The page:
Got Hazia?

Justin Fike '07 English 65, Fantasy, Brown University, 2003

Ursula K. LeGuin in The Farthest Shore, presents a world in which the skewed powers that govern the world differ from what we experience today. Mages likened to Gods make the normal everyday people of the world, affected by the circumstances, seem insignificant:

The people for all their restless activity, seemed purposeless. [66]

The procession and termination of the story alters that view however by presenting the reader with an unlikely hero. Sparrowhawk and Arren travel to Hort town where no magical or mystical force affects the land. While there they meet a man who goes by the name of Hare.

Having taken a type of drug called Hazia, Hare reaches a place he wishes Sparrowhawk would go. While convincing Sparrowhawk to follow his directions, Hare speaks of "two kinds of men"(69). His statements denote that "people without power are only half alive. They don't count. They don't know what they dream; they're afraid of the dark"(69).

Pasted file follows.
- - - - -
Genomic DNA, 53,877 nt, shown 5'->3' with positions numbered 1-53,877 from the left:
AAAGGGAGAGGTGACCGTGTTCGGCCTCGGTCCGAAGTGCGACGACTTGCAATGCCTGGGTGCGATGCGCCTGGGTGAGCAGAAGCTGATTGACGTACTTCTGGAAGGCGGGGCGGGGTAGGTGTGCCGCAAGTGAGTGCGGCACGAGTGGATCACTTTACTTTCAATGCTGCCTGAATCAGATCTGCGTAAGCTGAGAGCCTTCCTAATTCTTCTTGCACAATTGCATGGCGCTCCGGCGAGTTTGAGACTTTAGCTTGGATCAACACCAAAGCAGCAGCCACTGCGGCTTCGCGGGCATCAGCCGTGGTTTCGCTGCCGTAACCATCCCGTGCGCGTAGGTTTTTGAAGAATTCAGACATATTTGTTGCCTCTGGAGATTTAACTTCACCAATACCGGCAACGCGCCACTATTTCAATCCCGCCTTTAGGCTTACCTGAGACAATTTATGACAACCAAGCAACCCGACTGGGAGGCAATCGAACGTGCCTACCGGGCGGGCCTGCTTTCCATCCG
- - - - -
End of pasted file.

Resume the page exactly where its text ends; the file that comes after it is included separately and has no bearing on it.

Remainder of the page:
1. Does the view of ordinary people as insignificant remain a theme through the entire book? Does Hare's status in the story have significance when deciding whether to believe this passage? Why would LeGuin chose Hare to send this message of superiority to the reader?

2. How does the end of the book parallel The Lord of the Rings? Can the books be seen having a parallel structure? Characterization? Does LeGuin use an unlikely hero given that Sparrowhawk is "no mage now" (254) and Arren passes "between the two peaks, for which he had been struggling. This was the pass and the end. There was no way farther" (245). If so, who represents this unlikely hero?


Le Guin, Ursula K. The Farthest Shore. New York: Simon and Schuster, 1972.

Victorian Web Overview Ursula K. Leguin Victorian courses

Last modified 14 March 2004